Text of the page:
I won’t have make up on
I’ll probably be wearing my glasses
you probably won’t notice me
till the third time we talk
the way you
I might be the first one to
ask you out
you might be
the first one
to say yes
Love liberates. It doesn’t bind. Love says, ‘I love you. I love you if you’re in China. I love you if you’re across town. I love you if you’re in Harlem. I love you. I would like to be near you. I’d like to have your arms around me. I’d like to hear your voice in my ear. But that’s not possible now, so I love you. Go. – Maya Angelou
does it matter that you can feel the warmth of the sunlight on your shoulders, the salty sea breeze in your hair, and at the same time, see the storm clouds up ahead?
does it matter that the sea holds immense sadness in its depths, and yet at the same time reflects the joy of the sun in the glinting rhythm of waves?
do these things matter? do they have a place in business? in finance? amongst skyscrapers? alongside ships that carry cargo from one place to the next?
can someone say that it is okay to honor the new and mourn the lost all in the same moment? all in the same day. can someone shout this from the rooftops and whisper it in the shadows? instead of this. this silence. this, unspoken name. this covering up with words of new.
can someone tell the masses, “it is okay to not be okay on this day.” or even the next.
it is o.k.
it is okay.
it is ok to not live in the binary. in the ‘either or’ but to let things co-exist, mash, intertwine. mix.
binary is not how it always is anyways.
it’s not how it ever was.
a sign of time, of leftover loves, a signal that shifts the tectonic plates of chasms we thought had once been properly stitched up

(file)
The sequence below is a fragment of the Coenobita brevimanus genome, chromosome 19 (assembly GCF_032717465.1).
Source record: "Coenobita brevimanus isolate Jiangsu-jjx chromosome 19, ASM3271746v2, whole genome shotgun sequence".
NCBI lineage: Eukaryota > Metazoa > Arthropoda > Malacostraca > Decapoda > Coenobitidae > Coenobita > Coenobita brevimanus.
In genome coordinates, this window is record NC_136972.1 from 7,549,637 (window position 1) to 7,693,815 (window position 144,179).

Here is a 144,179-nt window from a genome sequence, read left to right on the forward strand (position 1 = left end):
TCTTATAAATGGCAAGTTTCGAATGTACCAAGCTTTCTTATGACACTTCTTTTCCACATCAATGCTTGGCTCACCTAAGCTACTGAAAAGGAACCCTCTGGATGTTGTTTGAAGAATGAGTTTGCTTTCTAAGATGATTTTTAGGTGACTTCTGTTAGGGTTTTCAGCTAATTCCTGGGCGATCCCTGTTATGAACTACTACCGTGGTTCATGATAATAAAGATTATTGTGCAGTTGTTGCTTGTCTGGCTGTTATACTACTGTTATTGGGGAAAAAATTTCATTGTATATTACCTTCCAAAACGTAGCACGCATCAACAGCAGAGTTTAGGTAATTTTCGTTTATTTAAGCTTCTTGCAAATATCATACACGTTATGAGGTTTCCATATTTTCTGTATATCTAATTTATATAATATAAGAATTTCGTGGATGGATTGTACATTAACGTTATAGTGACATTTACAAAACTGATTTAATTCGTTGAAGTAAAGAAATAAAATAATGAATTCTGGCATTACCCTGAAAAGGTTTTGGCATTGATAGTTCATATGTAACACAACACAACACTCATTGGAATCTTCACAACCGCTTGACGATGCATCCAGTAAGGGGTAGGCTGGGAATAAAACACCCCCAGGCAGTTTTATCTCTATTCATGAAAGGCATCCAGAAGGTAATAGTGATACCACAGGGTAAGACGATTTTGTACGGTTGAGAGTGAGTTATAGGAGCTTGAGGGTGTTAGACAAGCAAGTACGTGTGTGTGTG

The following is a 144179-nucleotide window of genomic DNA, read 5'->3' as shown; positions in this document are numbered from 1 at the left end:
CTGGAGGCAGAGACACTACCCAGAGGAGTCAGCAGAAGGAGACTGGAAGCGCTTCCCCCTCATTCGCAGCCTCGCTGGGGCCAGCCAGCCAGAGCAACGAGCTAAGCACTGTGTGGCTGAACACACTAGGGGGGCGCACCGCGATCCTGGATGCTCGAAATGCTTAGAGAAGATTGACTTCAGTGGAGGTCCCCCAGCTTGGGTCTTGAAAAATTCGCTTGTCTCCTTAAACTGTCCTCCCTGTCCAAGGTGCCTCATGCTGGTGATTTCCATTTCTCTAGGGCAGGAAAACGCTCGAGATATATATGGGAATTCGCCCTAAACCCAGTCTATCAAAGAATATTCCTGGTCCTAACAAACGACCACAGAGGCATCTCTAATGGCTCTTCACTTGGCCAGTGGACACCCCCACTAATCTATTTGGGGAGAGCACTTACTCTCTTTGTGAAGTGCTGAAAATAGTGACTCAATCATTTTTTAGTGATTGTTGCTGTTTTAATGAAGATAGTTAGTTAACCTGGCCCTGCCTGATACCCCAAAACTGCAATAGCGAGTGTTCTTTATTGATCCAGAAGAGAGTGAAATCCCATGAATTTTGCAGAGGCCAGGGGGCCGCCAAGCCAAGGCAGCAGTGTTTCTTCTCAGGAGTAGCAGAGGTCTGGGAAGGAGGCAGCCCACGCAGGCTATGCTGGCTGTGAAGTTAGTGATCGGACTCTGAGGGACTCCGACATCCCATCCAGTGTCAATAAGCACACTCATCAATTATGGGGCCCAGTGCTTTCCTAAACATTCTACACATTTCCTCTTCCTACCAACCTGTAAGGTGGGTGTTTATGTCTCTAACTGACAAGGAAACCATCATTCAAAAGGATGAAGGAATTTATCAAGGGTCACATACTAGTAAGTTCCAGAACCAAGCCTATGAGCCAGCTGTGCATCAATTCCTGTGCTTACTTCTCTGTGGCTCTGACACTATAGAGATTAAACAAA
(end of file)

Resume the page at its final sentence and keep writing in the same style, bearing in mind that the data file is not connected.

only to wander upon them and find, they’d just been laid dormant
the roundest, warmest salt water tear rolled out, we let it commemorate
remembrance, a battle scar, a battle cry
one hundred and four years later, still eruptions
signs of love, of loss
a simple excuse for our defeat, and a victorious reason for our persistence, to love deeper, to love wider, to love more consistently
“to go to the places that challenge who we think we want to become”
toddlers laughing in puddles,
a plethora of perfect circle giggles.
musical notes bursting into perfectly timed half-fireworks, meeting free-fall’s end for the first time,
song lit up by moving headlights, car horns singing their harmony.
cotton candy gumdrops waking up for the dawn,
a slow float and tumble off the potted plants in the window sill.
morning on a soft day,
a faint greeting with misty kisses and dew-drop hugs.
a quiet “I love you” from the earth that slipped in past the city.
We have a way of adorning the Davids after they’ve conquered their Giant, caramelizing them story after story, with awe and roars.
But before they are conquerors, we take sharp needles to their dreams, knitting fear and “likelihoods” of “success” to their socks, pushing our own definition of life into the souls of their feet, lest they take a different step than us.
We’ve worn our own fear far too long.
This yarn burrows so deep into us we forget that it was once blood that pumped through our veins, and not these puppet strings.
But we are human and not toy. We are love that unravels away all threads. We are re-knit garments of protection for the ones before they are conquerors.
For ourselves, before we are conquerors.
We are tapestries vibrant in fullness, vast in freedom, rich in unconventionality, and ever-unraveling into unthinkable lives.